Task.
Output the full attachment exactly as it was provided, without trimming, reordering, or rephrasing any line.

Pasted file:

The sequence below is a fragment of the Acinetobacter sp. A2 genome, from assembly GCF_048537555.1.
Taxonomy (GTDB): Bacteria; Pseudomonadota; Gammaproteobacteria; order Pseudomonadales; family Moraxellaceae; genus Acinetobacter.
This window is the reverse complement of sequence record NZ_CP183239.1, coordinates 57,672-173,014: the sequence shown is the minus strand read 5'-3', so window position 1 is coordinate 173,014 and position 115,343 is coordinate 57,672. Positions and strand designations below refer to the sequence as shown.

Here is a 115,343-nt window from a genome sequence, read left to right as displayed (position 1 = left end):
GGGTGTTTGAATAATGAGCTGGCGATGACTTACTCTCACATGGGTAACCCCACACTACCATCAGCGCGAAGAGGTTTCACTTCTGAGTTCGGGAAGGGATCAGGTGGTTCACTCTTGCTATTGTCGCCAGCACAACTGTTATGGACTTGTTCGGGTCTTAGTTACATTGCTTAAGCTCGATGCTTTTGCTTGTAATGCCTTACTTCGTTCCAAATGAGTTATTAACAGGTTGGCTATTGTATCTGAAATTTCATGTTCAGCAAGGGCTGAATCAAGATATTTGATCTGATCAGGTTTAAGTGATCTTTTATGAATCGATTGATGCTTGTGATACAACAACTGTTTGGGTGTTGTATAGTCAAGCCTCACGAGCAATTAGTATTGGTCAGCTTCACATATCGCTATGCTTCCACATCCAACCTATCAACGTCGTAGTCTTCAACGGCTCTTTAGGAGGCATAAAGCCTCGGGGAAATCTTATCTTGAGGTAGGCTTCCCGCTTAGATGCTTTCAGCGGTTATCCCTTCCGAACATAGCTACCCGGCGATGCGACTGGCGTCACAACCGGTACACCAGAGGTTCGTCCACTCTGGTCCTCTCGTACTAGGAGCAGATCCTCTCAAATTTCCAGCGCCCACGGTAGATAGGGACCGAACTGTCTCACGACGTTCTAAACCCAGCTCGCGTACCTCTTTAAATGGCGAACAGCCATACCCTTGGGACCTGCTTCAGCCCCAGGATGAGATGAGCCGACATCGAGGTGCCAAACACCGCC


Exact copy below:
The sequence below is a fragment of the Acinetobacter sp. A2 genome, from assembly GCF_048537555.1.
Taxonomy (GTDB): Bacteria; Pseudomonadota; Gammaproteobacteria; order Pseudomonadales; family Moraxellaceae; genus Acinetobacter.
This window is the reverse complement of sequence record NZ_CP183239.1, coordinates 57,672-173,014: the sequence shown is the minus strand read 5'-3', so window position 1 is coordinate 173,014 and position 115,343 is coordinate 57,672. Positions and strand designations below refer to the sequence as shown.

Here is a 115,343-nt window from a genome sequence, read left to right as displayed (position 1 = left end):
GGGTGTTTGAATAATGAGCTGGCGATGACTTACTCTCACATGGGTAACCCCACACTACCATCAGCGCGAAGAGGTTTCACTTCTGAGTTCGGGAAGGGATCAGGTGGTTCACTCTTGCTATTGTCGCCAGCACAACTGTTATGGACTTGTTCGGGTCTTAGTTACATTGCTTAAGCTCGATGCTTTTGCTTGTAATGCCTTACTTCGTTCCAAATGAGTTATTAACAGGTTGGCTATTGTATCTGAAATTTCATGTTCAGCAAGGGCTGAATCAAGATATTTGATCTGATCAGGTTTAAGTGATCTTTTATGAATCGATTGATGCTTGTGATACAACAACTGTTTGGGTGTTGTATAGTCAAGCCTCACGAGCAATTAGTATTGGTCAGCTTCACATATCGCTATGCTTCCACATCCAACCTATCAACGTCGTAGTCTTCAACGGCTCTTTAGGAGGCATAAAGCCTCGGGGAAATCTTATCTTGAGGTAGGCTTCCCGCTTAGATGCTTTCAGCGGTTATCCCTTCCGAACATAGCTACCCGGCGATGCGACTGGCGTCACAACCGGTACACCAGAGGTTCGTCCACTCTGGTCCTCTCGTACTAGGAGCAGATCCTCTCAAATTTCCAGCGCCCACGGTAGATAGGGACCGAACTGTCTCACGACGTTCTAAACCCAGCTCGCGTACCTCTTTAAATGGCGAACAGCCATACCCTTGGGACCTGCTTCAGCCCCAGGATGAGATGAGCCGACATCGAGGTGCCAAACACCGCC